The fist that landed on Jose Bautista’s jaw echoed around the baseball world almost as loudly as his famous “bat flip” last October. And whereas Bautista’s bat flip violated the unwritten rule against grandstanding, Texas Rangers second baseman Rougned Odor’s punch violated the written rules, but also followed from a different, unwritten rule that permits retribution. In particular, Odor was getting back at Bautista for a very aggressive slide into second base just seconds before—which may in turn have been retribution for a fastball to the ribs that Bautista had previously suffered at the hands of a Rangers pitcher, and which was presumed to be intended as (you guessed it) retribution for last fall’s bat flip. That’s how retribution often works—a string of tit-for-tat acts of violence with no natural end point.
But what’s important, here, from a business point of view, is to see the way all of this plays out within what has been structured, intentionally, as an adversarial system. This kind of eye-for-an-eye pattern of retribution would be seriously problematic in private life; but on a baseball field, it’s merely the working out of a set of informal rules designed to civilize a rather aggressive set of activities.
The point here is that in baseball—as in business—people on opposing teams aren’t supposed to get along. They’re supposed to compete, each trying to get the better of the other. And such competitive domains typically have their own rules, rules that permit behaviours not considered OK in everyday life. In any other context, after all, throwing a ball towards someone at 96mph would be considered recklessly dangerous, possibly criminal. But that’s something major league pitchers are encouraged to do, if they can. And in everyday life, causing a person to lose their job would be a terrible thing to do. But in business if you invent a better mousetrap and force makers of lesser mousetraps out of business, that’s considered entirely justified in the name of innovation.
As philosopher Joseph Heath has convincingly argued, this idea of constrained competition serves as a strong foundation for an ethics of business grounded in the goals of markets themselves. Business is tough and competitive, but even tough, competitive games need rules if they are to achieve their purpose. In a business context this puts limits on the aggressive strategies that managers can use in pursuit of profit. Managers of competing companies are free to act aggressively, trying to outmanoeuvre each other, zealously seeking out efficiencies, devising devilishly clever new products and so on, all in an effort to drive the other guy’s market share to zero. Managers at competing firms employ the same tactics, and generally it is the consumer who wins by gaining access to better and better products at lower and lower prices. But the permission to act aggressively in the market, as an exemption from the rules of polite society, is limited by requirements that the competitors avoid taking things too far—by, for example, sabotaging each other’s factories or lying to customers to boost sales. Those would certainly be competitive strategies, but anti-social ones.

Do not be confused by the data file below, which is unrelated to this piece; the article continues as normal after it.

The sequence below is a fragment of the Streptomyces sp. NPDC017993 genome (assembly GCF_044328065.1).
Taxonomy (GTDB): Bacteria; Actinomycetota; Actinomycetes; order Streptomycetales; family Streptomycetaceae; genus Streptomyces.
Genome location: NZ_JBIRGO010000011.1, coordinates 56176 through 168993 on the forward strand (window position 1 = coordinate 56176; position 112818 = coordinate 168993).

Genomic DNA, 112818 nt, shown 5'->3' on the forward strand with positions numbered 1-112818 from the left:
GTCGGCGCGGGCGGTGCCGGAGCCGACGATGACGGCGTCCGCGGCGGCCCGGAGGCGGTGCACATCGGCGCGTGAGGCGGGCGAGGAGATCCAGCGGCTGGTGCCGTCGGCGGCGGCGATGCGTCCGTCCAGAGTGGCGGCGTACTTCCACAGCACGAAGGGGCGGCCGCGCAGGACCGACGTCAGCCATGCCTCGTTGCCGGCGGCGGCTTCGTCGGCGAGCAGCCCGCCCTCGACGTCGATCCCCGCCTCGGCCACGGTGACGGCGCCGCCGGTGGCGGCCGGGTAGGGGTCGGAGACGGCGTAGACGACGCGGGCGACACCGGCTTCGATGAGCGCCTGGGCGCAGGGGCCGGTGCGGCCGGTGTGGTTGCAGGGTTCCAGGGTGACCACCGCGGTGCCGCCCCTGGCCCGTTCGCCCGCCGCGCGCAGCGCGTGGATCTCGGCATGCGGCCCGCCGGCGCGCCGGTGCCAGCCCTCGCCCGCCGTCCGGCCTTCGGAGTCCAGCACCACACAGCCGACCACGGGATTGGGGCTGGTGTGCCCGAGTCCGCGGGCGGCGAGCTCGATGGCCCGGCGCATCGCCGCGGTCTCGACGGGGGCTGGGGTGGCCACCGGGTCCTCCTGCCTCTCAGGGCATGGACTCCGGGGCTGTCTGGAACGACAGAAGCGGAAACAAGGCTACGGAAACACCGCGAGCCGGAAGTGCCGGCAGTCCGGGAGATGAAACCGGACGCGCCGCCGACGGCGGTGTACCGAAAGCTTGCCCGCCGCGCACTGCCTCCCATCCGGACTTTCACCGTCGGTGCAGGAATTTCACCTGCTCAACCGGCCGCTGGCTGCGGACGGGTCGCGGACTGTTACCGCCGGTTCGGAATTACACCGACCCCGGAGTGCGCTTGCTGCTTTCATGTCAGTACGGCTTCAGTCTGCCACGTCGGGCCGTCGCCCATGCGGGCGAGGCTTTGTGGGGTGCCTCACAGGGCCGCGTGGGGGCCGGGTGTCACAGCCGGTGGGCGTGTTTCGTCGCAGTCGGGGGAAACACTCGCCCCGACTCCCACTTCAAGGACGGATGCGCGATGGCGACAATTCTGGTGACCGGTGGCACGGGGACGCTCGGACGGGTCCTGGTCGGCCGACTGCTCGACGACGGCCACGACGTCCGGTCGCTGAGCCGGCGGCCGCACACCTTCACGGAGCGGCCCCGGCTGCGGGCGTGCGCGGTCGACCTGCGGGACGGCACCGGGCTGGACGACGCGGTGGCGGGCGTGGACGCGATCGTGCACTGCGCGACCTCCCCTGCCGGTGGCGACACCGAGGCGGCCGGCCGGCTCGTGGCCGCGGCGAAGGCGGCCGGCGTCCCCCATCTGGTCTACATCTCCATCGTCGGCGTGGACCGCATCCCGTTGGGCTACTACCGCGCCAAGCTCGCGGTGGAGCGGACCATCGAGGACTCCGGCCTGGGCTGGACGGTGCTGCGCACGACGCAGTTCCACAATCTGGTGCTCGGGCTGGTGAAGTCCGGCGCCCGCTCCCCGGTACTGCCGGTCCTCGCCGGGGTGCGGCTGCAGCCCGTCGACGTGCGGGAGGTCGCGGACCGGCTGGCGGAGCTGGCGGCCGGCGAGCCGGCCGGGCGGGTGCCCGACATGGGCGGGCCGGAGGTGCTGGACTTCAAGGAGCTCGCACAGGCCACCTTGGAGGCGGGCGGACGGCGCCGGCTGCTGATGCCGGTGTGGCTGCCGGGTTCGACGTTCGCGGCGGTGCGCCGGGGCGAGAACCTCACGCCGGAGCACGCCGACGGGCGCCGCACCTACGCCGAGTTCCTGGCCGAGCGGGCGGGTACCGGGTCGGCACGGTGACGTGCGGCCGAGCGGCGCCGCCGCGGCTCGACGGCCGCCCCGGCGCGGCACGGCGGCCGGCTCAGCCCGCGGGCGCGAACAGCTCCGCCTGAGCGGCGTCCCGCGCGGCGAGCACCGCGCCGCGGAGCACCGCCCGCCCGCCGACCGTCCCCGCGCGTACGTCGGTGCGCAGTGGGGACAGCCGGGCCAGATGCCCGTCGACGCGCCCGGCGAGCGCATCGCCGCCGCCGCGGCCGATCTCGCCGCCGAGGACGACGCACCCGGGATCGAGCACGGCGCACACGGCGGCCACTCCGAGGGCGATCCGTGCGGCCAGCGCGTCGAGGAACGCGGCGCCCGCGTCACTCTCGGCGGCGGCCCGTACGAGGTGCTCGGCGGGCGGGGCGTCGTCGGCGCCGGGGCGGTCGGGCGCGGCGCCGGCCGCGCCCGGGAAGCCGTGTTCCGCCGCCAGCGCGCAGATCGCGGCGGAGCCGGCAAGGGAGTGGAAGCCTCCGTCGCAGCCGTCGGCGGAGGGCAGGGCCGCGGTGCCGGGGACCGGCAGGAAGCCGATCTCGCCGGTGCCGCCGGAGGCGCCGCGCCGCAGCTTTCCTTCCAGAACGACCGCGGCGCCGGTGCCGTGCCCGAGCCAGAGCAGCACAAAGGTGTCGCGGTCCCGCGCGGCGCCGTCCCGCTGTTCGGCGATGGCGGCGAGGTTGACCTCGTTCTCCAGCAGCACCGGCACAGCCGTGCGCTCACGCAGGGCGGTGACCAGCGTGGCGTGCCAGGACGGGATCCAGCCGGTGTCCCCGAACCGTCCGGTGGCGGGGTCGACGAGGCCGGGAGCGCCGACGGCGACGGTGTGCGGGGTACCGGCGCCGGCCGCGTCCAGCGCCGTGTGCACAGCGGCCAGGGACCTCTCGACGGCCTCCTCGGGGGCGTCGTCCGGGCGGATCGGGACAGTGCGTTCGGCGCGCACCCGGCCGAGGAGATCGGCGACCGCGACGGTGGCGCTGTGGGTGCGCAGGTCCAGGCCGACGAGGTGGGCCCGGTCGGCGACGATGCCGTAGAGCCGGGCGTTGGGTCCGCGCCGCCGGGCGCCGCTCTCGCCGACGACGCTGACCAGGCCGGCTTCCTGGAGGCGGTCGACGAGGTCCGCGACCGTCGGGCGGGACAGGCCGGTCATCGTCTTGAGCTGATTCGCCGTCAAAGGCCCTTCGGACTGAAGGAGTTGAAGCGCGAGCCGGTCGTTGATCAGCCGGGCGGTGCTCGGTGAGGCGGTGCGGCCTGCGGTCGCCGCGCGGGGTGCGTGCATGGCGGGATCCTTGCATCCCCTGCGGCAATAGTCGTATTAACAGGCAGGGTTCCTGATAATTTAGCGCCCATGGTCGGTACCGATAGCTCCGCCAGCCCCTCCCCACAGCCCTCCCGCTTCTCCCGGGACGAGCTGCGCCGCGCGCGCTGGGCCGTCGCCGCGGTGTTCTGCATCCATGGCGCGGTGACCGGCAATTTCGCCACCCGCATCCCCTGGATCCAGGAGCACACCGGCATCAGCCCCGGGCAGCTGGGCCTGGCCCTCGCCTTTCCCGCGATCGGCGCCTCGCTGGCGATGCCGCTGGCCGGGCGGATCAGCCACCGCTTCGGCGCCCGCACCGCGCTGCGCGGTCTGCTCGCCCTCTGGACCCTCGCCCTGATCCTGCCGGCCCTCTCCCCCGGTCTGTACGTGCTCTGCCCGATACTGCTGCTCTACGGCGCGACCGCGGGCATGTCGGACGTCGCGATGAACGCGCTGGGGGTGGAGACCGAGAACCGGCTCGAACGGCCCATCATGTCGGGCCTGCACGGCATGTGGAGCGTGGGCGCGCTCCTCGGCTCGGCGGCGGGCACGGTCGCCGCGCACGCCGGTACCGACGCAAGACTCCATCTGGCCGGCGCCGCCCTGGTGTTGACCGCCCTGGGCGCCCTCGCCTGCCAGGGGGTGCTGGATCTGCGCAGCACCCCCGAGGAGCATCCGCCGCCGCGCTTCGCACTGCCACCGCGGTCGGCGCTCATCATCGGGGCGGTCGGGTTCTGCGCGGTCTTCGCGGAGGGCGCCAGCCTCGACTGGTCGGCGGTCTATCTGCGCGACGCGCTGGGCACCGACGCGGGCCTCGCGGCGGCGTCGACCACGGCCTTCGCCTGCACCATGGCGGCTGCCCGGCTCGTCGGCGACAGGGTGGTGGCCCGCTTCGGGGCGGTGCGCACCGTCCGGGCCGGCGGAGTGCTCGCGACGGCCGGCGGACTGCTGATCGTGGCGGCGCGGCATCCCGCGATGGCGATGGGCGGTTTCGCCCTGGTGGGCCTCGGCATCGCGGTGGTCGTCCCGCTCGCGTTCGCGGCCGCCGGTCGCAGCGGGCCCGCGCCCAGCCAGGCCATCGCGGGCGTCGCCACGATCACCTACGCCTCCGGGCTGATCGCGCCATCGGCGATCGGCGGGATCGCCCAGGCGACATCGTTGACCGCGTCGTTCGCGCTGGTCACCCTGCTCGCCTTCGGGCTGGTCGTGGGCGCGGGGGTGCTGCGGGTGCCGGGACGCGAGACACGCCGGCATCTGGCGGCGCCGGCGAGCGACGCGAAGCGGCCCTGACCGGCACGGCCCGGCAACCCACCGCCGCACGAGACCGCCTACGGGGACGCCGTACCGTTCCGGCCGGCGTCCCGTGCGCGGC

My Ryerson colleague Hasko von Kriegstein argues, in a forthcoming paper, that this obligation to compete in a constrained way in principle really applies to corporate shareholders, not to managers. After all, shareholders are the ones seeking to profit in the market, so it’s their profit-seeking behaviour that must be constrained. But it still implies limits on the behaviour of managers because managers act as shareholders’ agents in the marketplace. When you’re the one on the field, you’re the one subject to the rules.
And in both business and in baseball, the rules—both written and unwritten—serve to protect a range of stakeholders. Some rules protect participants. Others protect innocent bystanders. In some cases, the written rules are controversial or unclear. And in others, the unwritten rules are uncertain. And so sometimes the former get changed or clarified, and the latter evolve. But we can’t begin to understand the point and the proper scope of particular rules — rules against aggressive slides, rules against insider trading, etc. — and the way those rules differ from the rules of everyday life, without understanding that they are rules whose logic is internal to the game, a way to civilize a justifiably aggressive activity.
Chris MacDonald is director of the Jim Pattison Ethical Leadership Program at the Ted Rogers School of Management, and founding co-editor of the Business Ethics Journal Review. He is co-author (with pharmacist Scott Gavura) of the peer-reviewed article, “Alternative Medicine and the Ethics of Commerce,” forthcoming in the journal Bioethics.
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